Meanwhile, the UK government stresses that now the economy comes first. Indeed, according to The Times:
“British finance minister Rishi Sunak said there must be no return to “significant economic restrictions” despite a recent increase in COVID-19 cases in the country.”Reuters, quoting The Times, “UK’s Sunak rules out return to major COVID restrictions -The Times”, 23 October 2021
The UK government indeed reasserts its COVID-19 policy despite demands by scientists to return as quickly as possible to anti-Covid-19 restrictions (e.g. Associated Press, “Scientists urge UK to prep rapid return of COVID measures“, Euronews, 22 October 2021; Skynews, “UK ‘dilly-dallying into lockdown’ – take Plan B action now, warns government adviser“, 23 October 2020).
Likewise, South Korea having vaccinated 70 % of its population aims at removing most constraints apart from face masks by February 2022 (Sangmi Cha, “South Korea plots course to scrapping COVID curbs by early 2022“, Reuters, 26 October 2021).
Travel restrictions are removed or relaxed as much as possible, as in Singapore, Malaysia and Thailand or Canada, that “drops travel advisory” (The Hill, 24 October, 2021; e.g. “Malaysia and Singapore ease international travel restrictions in pivot to living with Covid“, CNN, 11 October 2021; “Singapore launches quarantine-free travel to 10 countries“, Financial Times, 19 October, 2021; Reuters, “Thailand announces reopening rules for tourism reboot“, 22 October 2022), etc.).
Starting 8 November 2021, the U.S. imposes “vaccine requirements for most foreign national air travelers” whilst also “lifting severe travel restrictions on China, India and much of Europe” (David Shepardson, “Biden imposes new international travel vaccine rules, lifts existing restrictions“, Reuters, 26 October 2022)
That said, the trend towards relaxing non-pharmaceutical interventions may, actually, be a subjective feeling generated by a propensity of Western media to focus on changes and novelty.
To assess more objectively the situation, let us look at the Stringency Index, “a composite measure based on nine response indicators” to the COVID-19 developed by “Our World in Data” and based on the Oxford COVID-19 Government Response Tracker.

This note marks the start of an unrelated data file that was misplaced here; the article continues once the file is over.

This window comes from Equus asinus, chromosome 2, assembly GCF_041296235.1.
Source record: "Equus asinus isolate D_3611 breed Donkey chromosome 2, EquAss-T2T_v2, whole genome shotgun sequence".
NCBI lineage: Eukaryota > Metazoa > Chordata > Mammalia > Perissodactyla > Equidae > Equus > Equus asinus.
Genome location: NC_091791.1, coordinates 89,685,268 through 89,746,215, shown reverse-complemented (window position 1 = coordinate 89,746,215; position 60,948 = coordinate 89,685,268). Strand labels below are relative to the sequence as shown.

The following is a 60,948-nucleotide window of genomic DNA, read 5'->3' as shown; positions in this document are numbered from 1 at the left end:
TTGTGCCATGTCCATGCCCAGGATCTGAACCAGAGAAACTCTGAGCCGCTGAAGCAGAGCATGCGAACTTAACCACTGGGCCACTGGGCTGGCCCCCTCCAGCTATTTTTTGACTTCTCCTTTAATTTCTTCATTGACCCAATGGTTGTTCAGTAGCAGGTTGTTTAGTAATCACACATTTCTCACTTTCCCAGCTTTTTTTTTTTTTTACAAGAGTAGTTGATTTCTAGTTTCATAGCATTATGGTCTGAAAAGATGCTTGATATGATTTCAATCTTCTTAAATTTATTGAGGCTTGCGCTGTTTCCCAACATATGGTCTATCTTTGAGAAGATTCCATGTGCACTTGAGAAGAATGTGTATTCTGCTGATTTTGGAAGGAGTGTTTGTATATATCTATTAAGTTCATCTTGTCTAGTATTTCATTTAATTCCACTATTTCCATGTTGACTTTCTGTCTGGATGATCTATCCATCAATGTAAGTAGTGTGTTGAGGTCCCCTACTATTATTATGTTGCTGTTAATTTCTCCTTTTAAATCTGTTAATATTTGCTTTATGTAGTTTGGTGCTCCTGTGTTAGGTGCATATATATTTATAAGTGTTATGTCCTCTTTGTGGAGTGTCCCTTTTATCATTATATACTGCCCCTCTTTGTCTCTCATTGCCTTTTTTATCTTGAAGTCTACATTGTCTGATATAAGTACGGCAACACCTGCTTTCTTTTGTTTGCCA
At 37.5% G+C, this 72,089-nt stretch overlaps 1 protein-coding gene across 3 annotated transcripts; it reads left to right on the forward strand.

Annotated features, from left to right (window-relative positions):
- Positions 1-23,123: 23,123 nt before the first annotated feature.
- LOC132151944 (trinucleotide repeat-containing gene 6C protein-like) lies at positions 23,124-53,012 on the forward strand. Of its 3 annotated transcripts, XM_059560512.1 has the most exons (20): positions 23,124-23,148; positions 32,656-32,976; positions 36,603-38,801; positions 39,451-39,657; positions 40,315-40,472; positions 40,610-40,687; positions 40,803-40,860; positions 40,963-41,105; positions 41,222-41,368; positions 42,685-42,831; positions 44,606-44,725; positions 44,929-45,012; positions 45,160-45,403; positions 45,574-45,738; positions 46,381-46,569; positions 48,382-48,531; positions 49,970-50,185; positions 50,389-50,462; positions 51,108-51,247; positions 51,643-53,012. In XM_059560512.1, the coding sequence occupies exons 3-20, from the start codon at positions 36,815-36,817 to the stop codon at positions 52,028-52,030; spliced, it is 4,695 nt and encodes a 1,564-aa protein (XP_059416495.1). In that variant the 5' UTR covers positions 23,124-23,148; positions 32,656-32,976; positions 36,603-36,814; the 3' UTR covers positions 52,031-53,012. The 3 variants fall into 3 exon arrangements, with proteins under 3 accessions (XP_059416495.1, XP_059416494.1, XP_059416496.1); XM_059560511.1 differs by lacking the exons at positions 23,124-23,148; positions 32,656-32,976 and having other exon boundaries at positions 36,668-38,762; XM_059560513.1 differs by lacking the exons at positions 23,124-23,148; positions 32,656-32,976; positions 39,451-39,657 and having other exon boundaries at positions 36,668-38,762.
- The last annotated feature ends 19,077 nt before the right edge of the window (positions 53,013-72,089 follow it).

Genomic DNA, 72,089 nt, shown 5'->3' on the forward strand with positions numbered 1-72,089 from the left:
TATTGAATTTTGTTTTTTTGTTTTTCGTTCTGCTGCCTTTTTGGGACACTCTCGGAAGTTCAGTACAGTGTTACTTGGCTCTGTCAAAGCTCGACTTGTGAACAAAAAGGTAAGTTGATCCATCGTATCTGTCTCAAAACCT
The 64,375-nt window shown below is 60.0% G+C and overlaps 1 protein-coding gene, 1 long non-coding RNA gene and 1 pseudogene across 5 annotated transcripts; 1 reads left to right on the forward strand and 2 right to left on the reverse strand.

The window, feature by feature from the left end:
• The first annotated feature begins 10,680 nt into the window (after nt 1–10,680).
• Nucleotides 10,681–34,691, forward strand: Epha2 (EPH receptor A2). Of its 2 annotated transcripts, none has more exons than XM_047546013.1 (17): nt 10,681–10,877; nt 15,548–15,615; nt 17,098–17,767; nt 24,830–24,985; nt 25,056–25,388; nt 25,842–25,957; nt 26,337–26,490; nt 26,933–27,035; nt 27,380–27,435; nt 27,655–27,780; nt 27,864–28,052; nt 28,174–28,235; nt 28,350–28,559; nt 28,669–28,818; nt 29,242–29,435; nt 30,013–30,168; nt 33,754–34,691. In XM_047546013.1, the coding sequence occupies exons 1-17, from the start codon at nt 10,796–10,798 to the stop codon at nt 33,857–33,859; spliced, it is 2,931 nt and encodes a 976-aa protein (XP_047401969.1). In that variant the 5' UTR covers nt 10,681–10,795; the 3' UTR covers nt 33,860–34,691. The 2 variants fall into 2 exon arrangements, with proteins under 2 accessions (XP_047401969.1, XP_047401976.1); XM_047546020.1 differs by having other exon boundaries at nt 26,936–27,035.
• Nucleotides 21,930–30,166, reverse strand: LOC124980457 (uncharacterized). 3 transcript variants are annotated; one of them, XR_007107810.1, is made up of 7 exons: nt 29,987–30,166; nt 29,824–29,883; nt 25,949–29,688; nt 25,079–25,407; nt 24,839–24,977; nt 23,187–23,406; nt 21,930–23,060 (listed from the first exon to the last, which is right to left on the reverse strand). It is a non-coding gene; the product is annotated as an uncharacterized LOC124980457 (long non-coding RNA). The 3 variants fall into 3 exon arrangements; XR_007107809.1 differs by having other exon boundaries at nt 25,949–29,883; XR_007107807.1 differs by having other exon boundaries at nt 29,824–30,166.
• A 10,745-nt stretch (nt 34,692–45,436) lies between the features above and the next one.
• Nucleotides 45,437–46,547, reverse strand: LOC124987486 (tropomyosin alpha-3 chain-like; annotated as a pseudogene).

The video above shows we are still far away from the world as it was before the pandemic. Policies against the COVID-19 are less stringent they may have been, notably during the first semester of 2020 after the start of the pandemic, but they are still operative.
It also emerges that even though countries may try to relax their anti-COVID-19 measures, they reinstate them relatively rapidly when the COVID-19 starts spreading again and hospitalisations and deaths increase. This was the case in Israel when the fourth wave started (Israel to reinstate indoor mask mandate next week as COVID-19 cases keep rising, 24 June 2021; Statement by PM Bennett, 22 July 2020.
This is now the case in Germany, on some travels: “Travel Restrictions Tighten Up for Arrivals From Bulgaria, Croatia, Singapore, Cameroon & Congo” (22 October 2021).
This is also the case in the Netherlands where the government plans new restriction to face an increase in infections and hospitalisations, mainly so far among unvaccinated people (Reuters, “Dutch consider new coronavirus curbs as infections soar“, 25 October 2021).
Current vaccination as a blank cheque: an open door to increasing the global circulation of the virus?
Fundamentally, full vaccination of the most efficient vaccines tends to be seen as the condition, necessary and sufficient, towards a return to normalcy. The new order relative to travel restrictions President Biden signed on 25 October 2021 perfectly exemplifies this belief (White House, “A Proclamation on Advancing the Safe Resumption of Global Travel During the COVID-19 Pandemic“). The vaccines authorised for entry in the U.S. are those the U.S. regulators or the World Health Organization recognise, which means that the Chinese Sinopharm et Sinovac vaccines are accepted, while the Russian Sputnik and other Chinese vaccines are still under review (“Status of COVID-19 Vaccines within WHO EUL/PQ evaluation process“, 20 October 2021). Mixed-dose coronavirus vaccines will also be accepted (Reuters, Ibid.).
Yet, our understanding of contagion and transmission in vaccinated people is still imperfect and inconclusive, as detailed in the US CDC “Infections in fully vaccinated persons: clinical implications and transmission” in Science Brief: COVID-19 Vaccines and Vaccination – update 15 September 2021. Notably, even if the strength of the contagion potential among vaccinated people remains unclear, studies show that transmission and contagion continue (Ibid.). The efficiency of the vaccines is especially assessed for severe form of COVID-19 – with the aim to prevent hospitals being overwhelmed – and deaths. Data are rarer and show less efficiency of vaccines against “symptomatic disease” in general or “infection” (e.g. Qatar study: 80% of effectiveness of COVID-19 vaccination against asymptomatic SARS-CoV-2 infection, Delta variant, for Moderna, but 36% for Pfizer-BioNTech, Ibid.).